Arcade Fire brought joy, mountains of confetti to Starlight on Saturday night
Arcade Fire, with tUnE-yArDs
Saturday, April 26
For the full slideshow, go here.
Few bands are capable of inspiring such fan fervor (or inspire as much hipster hating) as Arcade Fire. When frontman Win Butler spontaneously performed a DJ set at the Union in Westport on Friday night, it inspired a mad explosion on social media among Kansas Citians – which, inevitably, was followed by blowback from those annoyed at the social-media hype. Yet, even those most irritated at their Friday Facebook interruption, or those inclined to roll their eyes at the headiness of the two-disc release of Reflektor or at Arcade Fire’s call to its audiences on this tour to dress formally or in costume, might just have felt a little differently after Saturday’s KC appearance.
It proved tough for anyone at Starlight to resist the high energy of the band’s 12-member touring lineup, or the visual spectacle that was brought in literally on ten semi-trucks. Most of all, the atmosphere was electric – particularly when the quintet of young women, all barefoot and in bright dresses, skipped and danced by our seats as Regine Chassigne belted out “Mountains Beyond Mountains” – it felt like joyful release, and the show even at nearly two hours flew by.
tUnE-yArDs’ Merrill Garbus seemed to have taken a note out of Arcade Fire’s playbook and has expanded her touring band to five members from its regular two. The venue was only beginning to fill up as Garbus and her bandmates took the stage to open the evening, costumed in the spirit of the night. (Making Movies was also playing in the parking lot as we showed up, apparently invited by Arcade Fire.) Garbus belted to those dancing beyond the largely empty pit with the brassy, bold voice for which she has become known. The crowd picked up noticeably for the band’s performance of “Gangsta,” which is an impressive song on its own merits but requires real chops on Garbus’ behalf to perform.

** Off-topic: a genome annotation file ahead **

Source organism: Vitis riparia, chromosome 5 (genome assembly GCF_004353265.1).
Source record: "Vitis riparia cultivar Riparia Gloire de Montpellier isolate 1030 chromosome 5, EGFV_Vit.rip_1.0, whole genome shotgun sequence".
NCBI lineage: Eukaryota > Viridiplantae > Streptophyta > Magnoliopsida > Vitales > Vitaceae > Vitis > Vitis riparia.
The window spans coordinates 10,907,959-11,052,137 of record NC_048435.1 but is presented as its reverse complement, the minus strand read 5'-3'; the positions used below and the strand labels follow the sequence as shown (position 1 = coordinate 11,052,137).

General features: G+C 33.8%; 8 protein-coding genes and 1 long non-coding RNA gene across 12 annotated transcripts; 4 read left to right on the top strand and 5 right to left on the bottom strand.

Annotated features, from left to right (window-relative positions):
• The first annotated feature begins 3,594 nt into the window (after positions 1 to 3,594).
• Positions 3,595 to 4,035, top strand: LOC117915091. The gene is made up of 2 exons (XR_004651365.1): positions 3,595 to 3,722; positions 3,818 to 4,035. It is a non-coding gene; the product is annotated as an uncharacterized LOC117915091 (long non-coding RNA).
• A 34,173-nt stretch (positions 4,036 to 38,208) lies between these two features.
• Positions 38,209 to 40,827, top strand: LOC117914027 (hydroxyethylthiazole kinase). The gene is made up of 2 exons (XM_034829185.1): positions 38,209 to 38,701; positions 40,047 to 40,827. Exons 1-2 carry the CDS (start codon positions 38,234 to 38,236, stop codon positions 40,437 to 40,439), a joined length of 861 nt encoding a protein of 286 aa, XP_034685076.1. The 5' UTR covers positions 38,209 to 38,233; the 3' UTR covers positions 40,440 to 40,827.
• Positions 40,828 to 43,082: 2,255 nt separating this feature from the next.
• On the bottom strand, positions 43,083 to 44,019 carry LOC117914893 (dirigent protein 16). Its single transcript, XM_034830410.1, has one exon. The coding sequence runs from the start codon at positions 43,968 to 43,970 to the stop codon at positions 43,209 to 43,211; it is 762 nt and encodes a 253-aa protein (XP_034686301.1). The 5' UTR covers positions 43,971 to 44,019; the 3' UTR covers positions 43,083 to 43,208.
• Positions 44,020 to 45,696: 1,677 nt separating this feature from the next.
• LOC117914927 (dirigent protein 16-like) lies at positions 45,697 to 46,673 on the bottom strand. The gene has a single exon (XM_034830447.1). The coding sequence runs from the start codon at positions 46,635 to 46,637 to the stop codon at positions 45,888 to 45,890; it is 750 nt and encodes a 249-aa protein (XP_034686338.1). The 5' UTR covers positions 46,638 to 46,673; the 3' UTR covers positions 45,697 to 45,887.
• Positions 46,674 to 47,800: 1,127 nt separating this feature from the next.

About 20 minutes following a DJ set from Yo Gabba Gabba contributor and electronic musician Kid Koala, the venue’s lights were killed, and the members of Arcade Fire began assembling onstage, some threading in through the crowd wearing goofy papier-mâché likenesses of themselves, having to climb over barriers to get to their instruments. The band opened with “Here Comes the Night Time,” a bouncy dance song off 2013’s Reflektor – and wasted no time getting down to party business, as the confetti cannons rained down little bits of water-soluble paper all over the Starlight audience. (This was also Starlight’s first show of the year, and better weather could not have been ordered.)